Mac option key shortcuts

Mac option key shortcuts

In fact, Apple even sells the Mac Mini without a keyboard or mouse , requiring customers to supply their own. There s just one little problem with using a non-Apple keyboard: figuring out some of the keyboard equivalents.

28 keyboard shortcuts Mac users need to know | Computerworld

Windows vs Mac—there are so many differences. A lot of our customers have used a PC before and then decide they want to switch to Mac for better performance, nicer design, or for better security. However, they were afraid they would have a hard time getting used to the macOS keyboard. We hear questions like, 8775 How can I close a Window? The Mac keyboard doesn 8767 t have the Alt + F9 shortcut. 8776 We always give them two answers:

How to Use a Windows PC Keyboard on Mac by Remapping

Newcomers and old pros alike use Windows keyboards with Macs. Why toss a perfectly good keyboard just because you switched platforms? Some people just prefer how the keys feel to the ones Apple supplies. Any wired USB keyboard or Bluetooth-based wireless keyboard will work fine with a Mac.

Alt Key on Mac: How to use Option and Command keys for

Besides Windows and Mac keyboards having slightly different names, they also swap the positions of two often-used modifier keys: the Command and Option keys.

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Jump directly to the top or bottom of a web page using the Function key and the right (to the bottom of the page) or left (to the top of the page) arrows on the keyboard. You can achieve a similar result using Command-Up or Command-Down. A third way is to use Control-Tab and Control-Shift-Tab.

The PC-keyboard equivalent of Alt on a Mac is called the Option key, and you’ll find the Option Key on your Mac if you go two keys to the left of the spacebar. However, the option key on a Mac keyboard is used in a different way than the alt key on a Windows PC. In terms of functionality, the alt key in Windows is often more comparable with the Command key than with the Option key on a Mac. You might be also familiar with the Ctrl and Alt keys from your PC. On your Mac keyboard, you have Command (⌘ cmd), Control (ctrl), and Option (⌥  alt) keys.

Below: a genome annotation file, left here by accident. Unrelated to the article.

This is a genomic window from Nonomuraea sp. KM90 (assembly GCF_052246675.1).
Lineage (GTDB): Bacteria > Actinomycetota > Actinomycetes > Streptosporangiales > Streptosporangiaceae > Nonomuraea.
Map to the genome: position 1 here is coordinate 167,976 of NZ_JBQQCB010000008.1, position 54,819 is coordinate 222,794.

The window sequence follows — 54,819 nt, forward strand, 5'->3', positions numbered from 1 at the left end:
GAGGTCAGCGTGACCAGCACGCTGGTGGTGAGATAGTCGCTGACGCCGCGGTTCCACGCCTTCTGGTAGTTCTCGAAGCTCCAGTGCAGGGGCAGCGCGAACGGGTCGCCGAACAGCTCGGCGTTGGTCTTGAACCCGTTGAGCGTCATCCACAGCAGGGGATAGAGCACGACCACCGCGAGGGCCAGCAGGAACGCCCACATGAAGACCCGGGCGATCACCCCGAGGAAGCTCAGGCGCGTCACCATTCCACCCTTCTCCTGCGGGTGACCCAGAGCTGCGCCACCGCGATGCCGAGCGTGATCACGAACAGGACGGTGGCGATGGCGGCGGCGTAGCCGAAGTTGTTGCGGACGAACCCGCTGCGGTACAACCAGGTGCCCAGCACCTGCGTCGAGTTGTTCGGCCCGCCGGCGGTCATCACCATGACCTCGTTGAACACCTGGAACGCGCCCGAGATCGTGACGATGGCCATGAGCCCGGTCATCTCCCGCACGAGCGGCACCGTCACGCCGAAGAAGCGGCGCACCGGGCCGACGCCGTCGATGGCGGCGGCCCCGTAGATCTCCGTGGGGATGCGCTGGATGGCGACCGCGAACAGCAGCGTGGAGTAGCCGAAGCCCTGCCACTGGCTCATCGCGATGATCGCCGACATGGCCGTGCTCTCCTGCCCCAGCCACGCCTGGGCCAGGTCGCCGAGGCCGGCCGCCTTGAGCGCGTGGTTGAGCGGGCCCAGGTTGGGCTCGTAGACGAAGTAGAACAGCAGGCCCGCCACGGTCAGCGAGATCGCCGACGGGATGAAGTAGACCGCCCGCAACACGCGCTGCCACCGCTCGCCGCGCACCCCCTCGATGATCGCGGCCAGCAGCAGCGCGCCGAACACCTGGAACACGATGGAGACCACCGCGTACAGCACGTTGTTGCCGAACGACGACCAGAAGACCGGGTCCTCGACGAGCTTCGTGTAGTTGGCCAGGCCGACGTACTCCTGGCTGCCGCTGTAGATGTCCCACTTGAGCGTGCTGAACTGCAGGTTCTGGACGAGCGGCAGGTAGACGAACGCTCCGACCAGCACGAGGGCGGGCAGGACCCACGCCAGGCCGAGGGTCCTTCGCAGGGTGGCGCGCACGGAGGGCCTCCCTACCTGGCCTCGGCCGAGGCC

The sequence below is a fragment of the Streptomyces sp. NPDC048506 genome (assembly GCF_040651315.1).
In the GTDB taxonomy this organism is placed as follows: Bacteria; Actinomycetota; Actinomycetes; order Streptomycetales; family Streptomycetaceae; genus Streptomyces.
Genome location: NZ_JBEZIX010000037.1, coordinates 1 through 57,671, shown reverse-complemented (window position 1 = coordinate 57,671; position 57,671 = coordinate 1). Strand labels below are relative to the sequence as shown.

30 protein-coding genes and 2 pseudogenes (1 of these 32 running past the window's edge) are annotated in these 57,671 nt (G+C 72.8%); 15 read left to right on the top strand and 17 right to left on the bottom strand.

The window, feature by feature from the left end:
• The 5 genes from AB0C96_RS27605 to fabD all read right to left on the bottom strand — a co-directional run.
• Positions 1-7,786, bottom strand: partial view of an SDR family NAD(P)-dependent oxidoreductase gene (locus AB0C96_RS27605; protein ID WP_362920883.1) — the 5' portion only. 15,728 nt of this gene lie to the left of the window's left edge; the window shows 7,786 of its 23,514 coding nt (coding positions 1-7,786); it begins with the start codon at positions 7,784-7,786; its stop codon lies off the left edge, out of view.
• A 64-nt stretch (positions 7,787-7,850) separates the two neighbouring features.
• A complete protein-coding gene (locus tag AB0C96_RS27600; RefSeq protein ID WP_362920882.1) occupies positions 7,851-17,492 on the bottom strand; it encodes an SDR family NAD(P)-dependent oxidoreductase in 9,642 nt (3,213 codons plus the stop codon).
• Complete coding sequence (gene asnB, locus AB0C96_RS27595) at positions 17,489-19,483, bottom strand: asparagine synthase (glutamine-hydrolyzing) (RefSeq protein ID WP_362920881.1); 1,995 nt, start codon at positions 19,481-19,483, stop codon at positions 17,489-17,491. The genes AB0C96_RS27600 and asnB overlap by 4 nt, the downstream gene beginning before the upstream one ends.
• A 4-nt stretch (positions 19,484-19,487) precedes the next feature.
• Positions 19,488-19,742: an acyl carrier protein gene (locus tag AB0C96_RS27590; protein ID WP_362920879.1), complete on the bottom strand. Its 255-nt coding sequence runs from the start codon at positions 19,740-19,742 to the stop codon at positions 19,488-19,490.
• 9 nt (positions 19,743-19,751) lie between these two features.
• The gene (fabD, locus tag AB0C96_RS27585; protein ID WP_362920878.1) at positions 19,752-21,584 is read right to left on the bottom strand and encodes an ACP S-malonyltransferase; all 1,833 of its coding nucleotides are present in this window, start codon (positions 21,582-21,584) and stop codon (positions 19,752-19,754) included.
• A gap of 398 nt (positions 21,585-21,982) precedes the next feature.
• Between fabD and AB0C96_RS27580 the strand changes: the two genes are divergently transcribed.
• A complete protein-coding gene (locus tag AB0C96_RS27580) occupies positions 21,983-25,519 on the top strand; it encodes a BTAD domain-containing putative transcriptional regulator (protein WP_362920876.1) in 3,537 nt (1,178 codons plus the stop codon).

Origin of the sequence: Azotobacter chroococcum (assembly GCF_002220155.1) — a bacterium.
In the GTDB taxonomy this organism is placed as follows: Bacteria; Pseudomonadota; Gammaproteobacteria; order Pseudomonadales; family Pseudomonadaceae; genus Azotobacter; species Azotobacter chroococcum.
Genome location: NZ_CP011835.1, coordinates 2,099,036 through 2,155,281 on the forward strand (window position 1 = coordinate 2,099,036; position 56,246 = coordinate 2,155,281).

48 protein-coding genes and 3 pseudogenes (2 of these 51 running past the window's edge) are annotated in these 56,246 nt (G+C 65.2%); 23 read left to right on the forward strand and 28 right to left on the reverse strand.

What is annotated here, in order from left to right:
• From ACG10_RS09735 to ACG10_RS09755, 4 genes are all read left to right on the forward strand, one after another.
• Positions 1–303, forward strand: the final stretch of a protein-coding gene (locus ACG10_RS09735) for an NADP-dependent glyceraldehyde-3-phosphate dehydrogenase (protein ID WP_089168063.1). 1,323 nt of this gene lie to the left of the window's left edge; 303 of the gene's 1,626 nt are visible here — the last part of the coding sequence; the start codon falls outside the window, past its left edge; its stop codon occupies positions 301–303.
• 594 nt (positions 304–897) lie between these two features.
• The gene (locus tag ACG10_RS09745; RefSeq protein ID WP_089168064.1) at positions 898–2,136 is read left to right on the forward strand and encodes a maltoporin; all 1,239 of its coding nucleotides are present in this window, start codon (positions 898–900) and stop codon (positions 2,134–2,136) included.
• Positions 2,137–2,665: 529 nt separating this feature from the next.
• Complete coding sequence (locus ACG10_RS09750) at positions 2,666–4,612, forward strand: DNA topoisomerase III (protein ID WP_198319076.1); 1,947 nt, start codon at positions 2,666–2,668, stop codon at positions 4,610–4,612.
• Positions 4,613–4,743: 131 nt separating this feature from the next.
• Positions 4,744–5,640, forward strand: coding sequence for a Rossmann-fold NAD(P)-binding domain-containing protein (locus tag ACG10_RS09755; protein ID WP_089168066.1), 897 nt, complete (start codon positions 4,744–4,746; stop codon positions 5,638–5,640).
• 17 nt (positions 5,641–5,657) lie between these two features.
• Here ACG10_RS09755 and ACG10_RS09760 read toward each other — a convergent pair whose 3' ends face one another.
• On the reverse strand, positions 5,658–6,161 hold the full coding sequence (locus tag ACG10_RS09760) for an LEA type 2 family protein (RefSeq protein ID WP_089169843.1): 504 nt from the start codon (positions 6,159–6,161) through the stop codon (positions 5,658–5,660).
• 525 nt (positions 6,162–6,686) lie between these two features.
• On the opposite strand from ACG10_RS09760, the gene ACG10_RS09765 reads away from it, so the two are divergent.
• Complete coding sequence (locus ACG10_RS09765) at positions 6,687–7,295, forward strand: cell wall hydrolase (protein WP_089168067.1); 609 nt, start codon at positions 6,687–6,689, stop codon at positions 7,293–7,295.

For more shortcuts, check the shortcut abbreviations shown in the menus of your apps. Every app can have its own shortcuts, and shortcuts that work in one app might not work in another.

No, it's the same. Some of us just got into the habit, a few years ago, of calling the Command key, labelled Cmd, the 'Apple key'. You might hear this when old-school techies tell you a hotkey shortcut: "Shift-Apple-F9" and so on.

We don't know why Apple decided to remove the Option legend on some territories' keyboards and instead use only the word 'Alt' and the relevant symbol.

Hearing startup tones other than the familiar startup chord is the first step in determining what might be causing hiccups that your computer is experiencing.

For example, you could be a pro user who dual boots between macOS and Windows on a daily basis. Others might be wondering about booting a Mac from a disk other than their designated startup disk. Or perhaps you’re looking to isolate the cause of a software issue in the macOS Safe Mode or boot straight into Recovery OS as the last option?

To use any of these key combinations, press and hold the keys immediately after pressing the power button to turn on your Mac , or after your Mac begins to restart. Keep holding until the described behavior occurs.

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Target disk files allows you to share files between two Macs that are connected via FireWire, Thunderbolt 7, USB-C, or Thunderbolt 8. One Mac basically shows up as an external disk on the other Mac, so you can browse and copy files over like you would from a hard drive.

You might need to press and hold some of these shortcuts for slightly longer than other shortcuts. This helps you to avoid using them unintentionally.

Want to insert emoji or other symbols into what you write? Use Control-Command-Space to open the Character Viewer where you can select and use such symbols.

Another helpful bit of information for new Mac users is to know which menu key symbols correspond to which keys on the keyboard. The symbols used in the Mac menus can be a bit strange to those new to the Mac, as well as old hands who may be more mousers than keyboard users. 

Sometimes certain processes on your Mac just don't work. It can be any random issue from iCloud not allowing you to sign in, to certain apps just not opening. One of the first fixes you'll find on any forum is resetting the NVRAM (nonvolatile random-access memory). This is a small amount of memory that your Mac uses to store settings that it wants to access quickly.

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